Jaguar Cars’ marketing successes since the arrival of Sir John Egan in 1980 have funded a new £55-million engineering and research centre which was opened at Whitley in May.
Six miles from the Browns Lane factory, the impressive-looking British Racing Green-and-white complex is built on a 155-acre site which used to be a Chrysler and Peugeot-Talbot production plant.
Jaguar bought the site in 1985, but it has been working out of temporary buildings since the styling centre opened there in January 1987. In the last month, two dozen engine-test cells have been made operational in the £16-million power-train engineering faclity, one of which is equipped with a four-wheel-drive rolling road. There is provision for a test-track, but only for “shakedowns”.
Some 900 engineers and technicians will work there, introducing computer-aided design to the development of components and new models which will include an XJ-S “facelift”, the V12 version of the XJ40 saloon and Project XJ41, the forthcoming F-type sportscar which Egan hopes to have in production by “the early to mid-1990s”.
Sir John has also dropped strong hints about something in the planning stage which could rival the Porsche 959 in terms of publicity. Although a supercar to rival the Ferrari F40 might be altogether too expensive, he has suggested that “We might make a ‘special’ with our production components, bring it to a motor show and see whether see can get 200 orders for it. Specials are fun, and give a manufacturer a lot of prestige. Maybe we could make more than 200 . . .”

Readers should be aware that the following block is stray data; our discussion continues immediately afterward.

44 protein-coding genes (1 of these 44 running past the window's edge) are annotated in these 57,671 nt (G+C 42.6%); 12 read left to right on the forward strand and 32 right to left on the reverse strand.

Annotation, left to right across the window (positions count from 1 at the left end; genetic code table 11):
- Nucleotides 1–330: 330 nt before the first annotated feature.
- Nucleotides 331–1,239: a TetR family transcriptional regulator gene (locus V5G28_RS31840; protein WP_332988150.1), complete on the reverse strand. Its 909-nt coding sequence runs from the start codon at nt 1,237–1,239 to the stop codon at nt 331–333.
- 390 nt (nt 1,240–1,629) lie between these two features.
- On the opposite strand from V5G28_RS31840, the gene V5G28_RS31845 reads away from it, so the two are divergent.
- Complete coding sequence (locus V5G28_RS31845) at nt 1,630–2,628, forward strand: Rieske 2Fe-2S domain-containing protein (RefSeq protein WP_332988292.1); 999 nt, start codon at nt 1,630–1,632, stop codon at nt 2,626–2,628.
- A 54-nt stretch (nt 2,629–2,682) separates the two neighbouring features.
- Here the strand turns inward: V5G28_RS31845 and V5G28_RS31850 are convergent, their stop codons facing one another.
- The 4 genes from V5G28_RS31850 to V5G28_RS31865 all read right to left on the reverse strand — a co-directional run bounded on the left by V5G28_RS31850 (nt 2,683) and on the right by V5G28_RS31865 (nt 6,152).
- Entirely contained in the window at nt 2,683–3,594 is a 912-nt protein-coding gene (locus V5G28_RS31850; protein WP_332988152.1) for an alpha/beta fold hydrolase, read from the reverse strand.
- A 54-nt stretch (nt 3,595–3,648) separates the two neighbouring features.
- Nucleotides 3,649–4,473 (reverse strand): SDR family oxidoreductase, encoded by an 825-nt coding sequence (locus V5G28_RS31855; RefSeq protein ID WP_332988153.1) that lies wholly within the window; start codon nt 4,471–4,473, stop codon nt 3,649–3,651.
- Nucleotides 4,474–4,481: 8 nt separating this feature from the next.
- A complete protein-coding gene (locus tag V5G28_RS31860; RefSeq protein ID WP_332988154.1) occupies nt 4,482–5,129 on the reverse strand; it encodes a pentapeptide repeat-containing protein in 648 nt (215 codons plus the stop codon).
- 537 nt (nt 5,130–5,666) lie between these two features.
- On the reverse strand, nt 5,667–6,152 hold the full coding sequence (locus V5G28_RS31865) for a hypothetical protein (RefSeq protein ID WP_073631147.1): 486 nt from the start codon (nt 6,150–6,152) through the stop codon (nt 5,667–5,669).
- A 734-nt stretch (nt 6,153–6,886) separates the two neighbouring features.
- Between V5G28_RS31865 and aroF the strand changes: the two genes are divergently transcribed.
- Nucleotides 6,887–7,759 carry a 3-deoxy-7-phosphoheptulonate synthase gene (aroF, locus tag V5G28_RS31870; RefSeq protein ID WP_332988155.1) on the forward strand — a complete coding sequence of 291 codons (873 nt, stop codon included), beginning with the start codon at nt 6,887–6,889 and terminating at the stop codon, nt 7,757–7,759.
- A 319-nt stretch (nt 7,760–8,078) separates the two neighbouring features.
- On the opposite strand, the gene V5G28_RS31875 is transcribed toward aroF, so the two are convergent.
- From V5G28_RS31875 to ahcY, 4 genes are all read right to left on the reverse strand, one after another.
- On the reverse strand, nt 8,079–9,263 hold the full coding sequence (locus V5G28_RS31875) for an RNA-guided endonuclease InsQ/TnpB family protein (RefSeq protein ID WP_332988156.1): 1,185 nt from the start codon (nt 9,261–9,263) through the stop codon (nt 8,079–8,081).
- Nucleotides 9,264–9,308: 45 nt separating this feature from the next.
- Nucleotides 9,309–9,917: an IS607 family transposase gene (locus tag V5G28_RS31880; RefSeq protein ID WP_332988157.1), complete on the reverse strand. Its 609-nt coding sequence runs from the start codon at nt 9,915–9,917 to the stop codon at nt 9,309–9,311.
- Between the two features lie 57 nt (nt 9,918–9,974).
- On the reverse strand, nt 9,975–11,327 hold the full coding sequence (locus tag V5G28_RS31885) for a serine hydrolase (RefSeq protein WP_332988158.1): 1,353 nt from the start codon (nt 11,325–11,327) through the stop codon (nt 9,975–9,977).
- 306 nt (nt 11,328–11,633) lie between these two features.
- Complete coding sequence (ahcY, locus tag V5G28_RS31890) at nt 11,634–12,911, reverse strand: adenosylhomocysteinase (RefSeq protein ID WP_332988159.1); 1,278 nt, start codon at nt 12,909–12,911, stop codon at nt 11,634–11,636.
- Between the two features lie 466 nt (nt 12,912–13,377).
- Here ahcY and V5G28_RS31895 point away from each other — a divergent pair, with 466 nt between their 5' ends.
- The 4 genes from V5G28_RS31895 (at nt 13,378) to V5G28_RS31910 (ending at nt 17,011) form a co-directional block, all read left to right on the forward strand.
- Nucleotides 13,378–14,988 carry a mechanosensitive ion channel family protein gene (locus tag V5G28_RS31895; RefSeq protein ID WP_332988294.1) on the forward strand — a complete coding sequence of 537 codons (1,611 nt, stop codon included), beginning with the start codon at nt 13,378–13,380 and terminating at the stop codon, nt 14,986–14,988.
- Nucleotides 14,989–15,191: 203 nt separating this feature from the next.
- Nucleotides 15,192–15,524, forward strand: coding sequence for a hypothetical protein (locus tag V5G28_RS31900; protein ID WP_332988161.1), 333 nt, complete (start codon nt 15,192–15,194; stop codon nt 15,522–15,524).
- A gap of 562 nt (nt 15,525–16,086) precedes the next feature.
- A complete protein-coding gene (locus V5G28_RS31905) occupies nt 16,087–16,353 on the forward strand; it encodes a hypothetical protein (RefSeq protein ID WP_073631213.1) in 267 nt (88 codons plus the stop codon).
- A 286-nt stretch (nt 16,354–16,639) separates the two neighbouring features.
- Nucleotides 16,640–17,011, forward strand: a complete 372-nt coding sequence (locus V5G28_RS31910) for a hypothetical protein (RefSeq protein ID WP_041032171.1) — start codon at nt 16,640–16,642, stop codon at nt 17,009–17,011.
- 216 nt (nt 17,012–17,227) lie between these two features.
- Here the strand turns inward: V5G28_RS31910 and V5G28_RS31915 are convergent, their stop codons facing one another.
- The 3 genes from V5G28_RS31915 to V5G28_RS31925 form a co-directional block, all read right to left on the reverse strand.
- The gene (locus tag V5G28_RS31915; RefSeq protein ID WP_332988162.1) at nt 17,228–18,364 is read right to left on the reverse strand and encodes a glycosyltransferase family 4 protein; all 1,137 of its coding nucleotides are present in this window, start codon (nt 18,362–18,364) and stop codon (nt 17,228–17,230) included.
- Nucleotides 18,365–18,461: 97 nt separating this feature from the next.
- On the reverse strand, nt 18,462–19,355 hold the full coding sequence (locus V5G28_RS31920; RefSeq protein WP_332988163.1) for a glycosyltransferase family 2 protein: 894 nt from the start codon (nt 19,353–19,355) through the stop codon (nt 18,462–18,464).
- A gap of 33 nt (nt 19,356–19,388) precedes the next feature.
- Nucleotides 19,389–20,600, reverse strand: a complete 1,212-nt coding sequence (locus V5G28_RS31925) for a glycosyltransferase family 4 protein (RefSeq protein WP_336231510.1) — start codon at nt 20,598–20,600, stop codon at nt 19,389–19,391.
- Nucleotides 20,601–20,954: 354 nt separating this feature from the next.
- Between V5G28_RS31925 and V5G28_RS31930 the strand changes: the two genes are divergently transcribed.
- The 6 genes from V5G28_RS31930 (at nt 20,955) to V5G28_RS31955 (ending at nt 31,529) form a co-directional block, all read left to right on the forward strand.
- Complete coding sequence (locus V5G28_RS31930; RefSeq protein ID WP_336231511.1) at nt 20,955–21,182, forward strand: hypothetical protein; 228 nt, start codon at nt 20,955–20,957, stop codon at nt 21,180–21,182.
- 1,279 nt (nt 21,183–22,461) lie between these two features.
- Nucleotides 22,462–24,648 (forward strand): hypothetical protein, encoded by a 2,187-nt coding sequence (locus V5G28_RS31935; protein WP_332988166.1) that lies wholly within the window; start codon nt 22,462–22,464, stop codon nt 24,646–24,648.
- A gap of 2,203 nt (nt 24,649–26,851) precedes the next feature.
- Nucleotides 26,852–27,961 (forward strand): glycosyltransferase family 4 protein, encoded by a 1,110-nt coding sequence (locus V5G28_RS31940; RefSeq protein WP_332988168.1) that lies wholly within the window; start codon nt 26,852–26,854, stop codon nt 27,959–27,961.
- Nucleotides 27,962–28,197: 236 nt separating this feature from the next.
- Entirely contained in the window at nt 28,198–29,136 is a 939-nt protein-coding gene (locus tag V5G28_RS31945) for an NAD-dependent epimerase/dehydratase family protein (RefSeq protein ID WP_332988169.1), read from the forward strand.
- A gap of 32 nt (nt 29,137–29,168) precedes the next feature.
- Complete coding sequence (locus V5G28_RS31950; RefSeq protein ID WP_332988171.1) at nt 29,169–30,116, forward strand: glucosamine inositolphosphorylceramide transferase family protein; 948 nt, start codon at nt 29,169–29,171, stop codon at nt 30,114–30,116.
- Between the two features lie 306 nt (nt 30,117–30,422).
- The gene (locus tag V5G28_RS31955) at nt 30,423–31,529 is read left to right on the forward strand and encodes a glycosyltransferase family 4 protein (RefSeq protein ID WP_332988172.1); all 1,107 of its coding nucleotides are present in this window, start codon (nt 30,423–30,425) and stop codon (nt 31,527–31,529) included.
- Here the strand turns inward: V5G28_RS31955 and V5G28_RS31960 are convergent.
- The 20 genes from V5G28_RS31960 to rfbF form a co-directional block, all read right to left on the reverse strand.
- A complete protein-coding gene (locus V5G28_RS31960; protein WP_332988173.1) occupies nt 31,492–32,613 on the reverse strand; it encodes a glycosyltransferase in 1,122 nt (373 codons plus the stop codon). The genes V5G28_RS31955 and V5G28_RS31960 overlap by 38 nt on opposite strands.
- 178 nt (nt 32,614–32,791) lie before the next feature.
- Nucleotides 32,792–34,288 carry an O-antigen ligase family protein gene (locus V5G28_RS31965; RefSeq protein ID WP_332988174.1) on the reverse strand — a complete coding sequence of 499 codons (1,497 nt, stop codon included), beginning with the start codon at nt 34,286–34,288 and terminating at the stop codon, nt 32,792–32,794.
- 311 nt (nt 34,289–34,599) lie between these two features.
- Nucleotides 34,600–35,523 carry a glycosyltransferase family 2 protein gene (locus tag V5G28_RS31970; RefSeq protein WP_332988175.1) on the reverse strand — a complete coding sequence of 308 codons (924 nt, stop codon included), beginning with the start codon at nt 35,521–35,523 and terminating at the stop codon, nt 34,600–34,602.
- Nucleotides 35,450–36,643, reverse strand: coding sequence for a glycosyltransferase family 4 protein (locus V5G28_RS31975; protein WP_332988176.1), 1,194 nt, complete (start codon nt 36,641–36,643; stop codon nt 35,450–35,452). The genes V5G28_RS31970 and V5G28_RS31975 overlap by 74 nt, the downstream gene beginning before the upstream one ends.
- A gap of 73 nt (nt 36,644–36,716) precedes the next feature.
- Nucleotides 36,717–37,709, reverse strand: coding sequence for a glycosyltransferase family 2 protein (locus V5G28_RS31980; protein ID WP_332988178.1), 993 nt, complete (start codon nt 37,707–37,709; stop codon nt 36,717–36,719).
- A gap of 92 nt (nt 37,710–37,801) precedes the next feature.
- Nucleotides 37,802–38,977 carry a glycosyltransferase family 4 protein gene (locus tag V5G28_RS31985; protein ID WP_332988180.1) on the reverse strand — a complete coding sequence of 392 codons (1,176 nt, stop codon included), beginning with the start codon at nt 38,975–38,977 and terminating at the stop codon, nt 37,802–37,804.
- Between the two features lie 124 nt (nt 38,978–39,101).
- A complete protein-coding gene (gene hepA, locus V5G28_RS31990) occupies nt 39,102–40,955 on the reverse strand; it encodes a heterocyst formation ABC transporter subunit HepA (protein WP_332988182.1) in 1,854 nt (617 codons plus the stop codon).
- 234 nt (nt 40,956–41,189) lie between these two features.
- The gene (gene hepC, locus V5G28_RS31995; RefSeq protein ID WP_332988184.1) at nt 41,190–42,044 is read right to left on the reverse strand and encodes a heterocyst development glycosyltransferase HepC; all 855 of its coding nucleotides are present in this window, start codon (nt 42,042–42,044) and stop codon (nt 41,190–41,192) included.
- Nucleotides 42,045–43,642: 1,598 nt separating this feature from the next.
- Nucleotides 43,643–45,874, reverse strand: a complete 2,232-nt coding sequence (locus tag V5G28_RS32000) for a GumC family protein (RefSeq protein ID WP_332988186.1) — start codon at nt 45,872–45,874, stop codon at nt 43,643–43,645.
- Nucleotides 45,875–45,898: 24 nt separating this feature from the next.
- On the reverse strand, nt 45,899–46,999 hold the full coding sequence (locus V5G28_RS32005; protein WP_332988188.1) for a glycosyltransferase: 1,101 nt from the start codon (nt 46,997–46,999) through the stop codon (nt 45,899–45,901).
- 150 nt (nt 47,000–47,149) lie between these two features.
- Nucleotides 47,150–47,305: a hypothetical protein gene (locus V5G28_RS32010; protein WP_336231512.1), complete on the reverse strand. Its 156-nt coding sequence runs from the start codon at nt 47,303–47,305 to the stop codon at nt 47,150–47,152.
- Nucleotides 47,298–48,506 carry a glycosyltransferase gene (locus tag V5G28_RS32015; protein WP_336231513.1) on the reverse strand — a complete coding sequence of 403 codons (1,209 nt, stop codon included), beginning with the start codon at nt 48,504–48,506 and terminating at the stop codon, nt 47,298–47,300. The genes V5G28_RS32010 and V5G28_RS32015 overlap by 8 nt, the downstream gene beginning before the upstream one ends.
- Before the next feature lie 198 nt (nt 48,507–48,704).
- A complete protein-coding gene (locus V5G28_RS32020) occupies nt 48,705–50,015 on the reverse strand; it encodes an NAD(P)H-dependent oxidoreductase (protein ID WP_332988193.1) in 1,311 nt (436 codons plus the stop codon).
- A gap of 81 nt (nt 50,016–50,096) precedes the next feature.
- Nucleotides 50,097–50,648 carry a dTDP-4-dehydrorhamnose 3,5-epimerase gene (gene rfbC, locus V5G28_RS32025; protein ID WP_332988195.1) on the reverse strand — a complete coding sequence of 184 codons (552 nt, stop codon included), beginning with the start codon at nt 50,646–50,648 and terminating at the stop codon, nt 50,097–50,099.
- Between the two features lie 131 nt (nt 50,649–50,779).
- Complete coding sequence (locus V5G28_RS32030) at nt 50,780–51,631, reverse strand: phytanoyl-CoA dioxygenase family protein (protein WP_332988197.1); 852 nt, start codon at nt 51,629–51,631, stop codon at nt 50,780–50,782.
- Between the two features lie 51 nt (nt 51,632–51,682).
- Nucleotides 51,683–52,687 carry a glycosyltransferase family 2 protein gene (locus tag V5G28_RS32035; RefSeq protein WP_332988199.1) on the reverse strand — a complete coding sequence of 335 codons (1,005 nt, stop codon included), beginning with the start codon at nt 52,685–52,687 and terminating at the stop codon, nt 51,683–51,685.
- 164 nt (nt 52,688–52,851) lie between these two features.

In the long term a smaller Jaguar might appear to rival BMW’s 325i and Mercedes’ six-cylinder 190, allowing volume production and a younger customer profile. But this is at least ten years away, and Egan stresses that the finance would have to come from earnings, not borrowings.
Jaguar would not be alone in stalling costly programmes while the Dollar remains weak. With the American market still accounting for 50% of production, the exchange rates hold the key to many of the things Jaguar would like to do in the 1990s.